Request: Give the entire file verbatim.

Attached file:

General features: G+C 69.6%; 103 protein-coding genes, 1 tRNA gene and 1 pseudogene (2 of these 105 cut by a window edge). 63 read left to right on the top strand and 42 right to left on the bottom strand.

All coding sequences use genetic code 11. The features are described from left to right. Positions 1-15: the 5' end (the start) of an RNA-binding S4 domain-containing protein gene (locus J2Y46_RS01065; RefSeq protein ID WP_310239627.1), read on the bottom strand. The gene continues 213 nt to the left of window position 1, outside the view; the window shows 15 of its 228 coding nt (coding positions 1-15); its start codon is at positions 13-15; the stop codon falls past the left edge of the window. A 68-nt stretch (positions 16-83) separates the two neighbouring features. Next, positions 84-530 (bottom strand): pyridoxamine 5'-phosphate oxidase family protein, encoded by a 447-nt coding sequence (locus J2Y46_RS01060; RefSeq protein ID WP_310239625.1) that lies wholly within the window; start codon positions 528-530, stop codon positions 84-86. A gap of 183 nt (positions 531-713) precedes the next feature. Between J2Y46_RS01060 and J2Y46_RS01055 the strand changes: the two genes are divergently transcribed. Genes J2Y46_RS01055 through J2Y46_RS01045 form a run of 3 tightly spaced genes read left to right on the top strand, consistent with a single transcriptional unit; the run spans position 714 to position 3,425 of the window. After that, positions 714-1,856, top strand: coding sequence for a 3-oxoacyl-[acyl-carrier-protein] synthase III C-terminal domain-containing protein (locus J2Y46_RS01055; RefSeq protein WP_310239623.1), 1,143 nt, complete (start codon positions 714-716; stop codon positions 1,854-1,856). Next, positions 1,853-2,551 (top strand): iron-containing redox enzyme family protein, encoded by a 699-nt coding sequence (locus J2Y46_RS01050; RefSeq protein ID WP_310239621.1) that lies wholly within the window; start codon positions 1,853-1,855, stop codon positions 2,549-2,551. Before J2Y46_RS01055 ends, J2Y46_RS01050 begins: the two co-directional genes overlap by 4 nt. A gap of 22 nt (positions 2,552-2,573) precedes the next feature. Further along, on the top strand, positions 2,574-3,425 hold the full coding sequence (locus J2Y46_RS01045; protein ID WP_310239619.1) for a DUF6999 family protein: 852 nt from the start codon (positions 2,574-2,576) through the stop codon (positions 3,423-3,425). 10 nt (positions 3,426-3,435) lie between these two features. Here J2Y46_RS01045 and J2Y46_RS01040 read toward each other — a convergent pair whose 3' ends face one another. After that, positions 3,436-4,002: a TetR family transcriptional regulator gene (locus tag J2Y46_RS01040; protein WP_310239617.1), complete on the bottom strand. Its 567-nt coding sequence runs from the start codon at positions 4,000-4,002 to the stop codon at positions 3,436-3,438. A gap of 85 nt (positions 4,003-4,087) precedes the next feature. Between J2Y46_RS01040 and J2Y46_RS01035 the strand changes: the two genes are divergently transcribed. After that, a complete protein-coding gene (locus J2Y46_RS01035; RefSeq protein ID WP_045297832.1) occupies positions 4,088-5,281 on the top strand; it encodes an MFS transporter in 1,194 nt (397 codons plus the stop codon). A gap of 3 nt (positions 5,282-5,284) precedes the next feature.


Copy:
General features: G+C 69.6%; 103 protein-coding genes, 1 tRNA gene and 1 pseudogene (2 of these 105 cut by a window edge). 63 read left to right on the top strand and 42 right to left on the bottom strand.

All coding sequences use genetic code 11. The features are described from left to right. Positions 1-15: the 5' end (the start) of an RNA-binding S4 domain-containing protein gene (locus J2Y46_RS01065; RefSeq protein ID WP_310239627.1), read on the bottom strand. The gene continues 213 nt to the left of window position 1, outside the view; the window shows 15 of its 228 coding nt (coding positions 1-15); its start codon is at positions 13-15; the stop codon falls past the left edge of the window. A 68-nt stretch (positions 16-83) separates the two neighbouring features. Next, positions 84-530 (bottom strand): pyridoxamine 5'-phosphate oxidase family protein, encoded by a 447-nt coding sequence (locus J2Y46_RS01060; RefSeq protein ID WP_310239625.1) that lies wholly within the window; start codon positions 528-530, stop codon positions 84-86. A gap of 183 nt (positions 531-713) precedes the next feature. Between J2Y46_RS01060 and J2Y46_RS01055 the strand changes: the two genes are divergently transcribed. Genes J2Y46_RS01055 through J2Y46_RS01045 form a run of 3 tightly spaced genes read left to right on the top strand, consistent with a single transcriptional unit; the run spans position 714 to position 3,425 of the window. After that, positions 714-1,856, top strand: coding sequence for a 3-oxoacyl-[acyl-carrier-protein] synthase III C-terminal domain-containing protein (locus J2Y46_RS01055; RefSeq protein WP_310239623.1), 1,143 nt, complete (start codon positions 714-716; stop codon positions 1,854-1,856). Next, positions 1,853-2,551 (top strand): iron-containing redox enzyme family protein, encoded by a 699-nt coding sequence (locus J2Y46_RS01050; RefSeq protein ID WP_310239621.1) that lies wholly within the window; start codon positions 1,853-1,855, stop codon positions 2,549-2,551. Before J2Y46_RS01055 ends, J2Y46_RS01050 begins: the two co-directional genes overlap by 4 nt. A gap of 22 nt (positions 2,552-2,573) precedes the next feature. Further along, on the top strand, positions 2,574-3,425 hold the full coding sequence (locus J2Y46_RS01045; protein ID WP_310239619.1) for a DUF6999 family protein: 852 nt from the start codon (positions 2,574-2,576) through the stop codon (positions 3,423-3,425). 10 nt (positions 3,426-3,435) lie between these two features. Here J2Y46_RS01045 and J2Y46_RS01040 read toward each other — a convergent pair whose 3' ends face one another. After that, positions 3,436-4,002: a TetR family transcriptional regulator gene (locus tag J2Y46_RS01040; protein WP_310239617.1), complete on the bottom strand. Its 567-nt coding sequence runs from the start codon at positions 4,000-4,002 to the stop codon at positions 3,436-3,438. A gap of 85 nt (positions 4,003-4,087) precedes the next feature. Between J2Y46_RS01040 and J2Y46_RS01035 the strand changes: the two genes are divergently transcribed. After that, a complete protein-coding gene (locus J2Y46_RS01035; RefSeq protein ID WP_045297832.1) occupies positions 4,088-5,281 on the top strand; it encodes an MFS transporter in 1,194 nt (397 codons plus the stop codon). A gap of 3 nt (positions 5,282-5,284) precedes the next feature.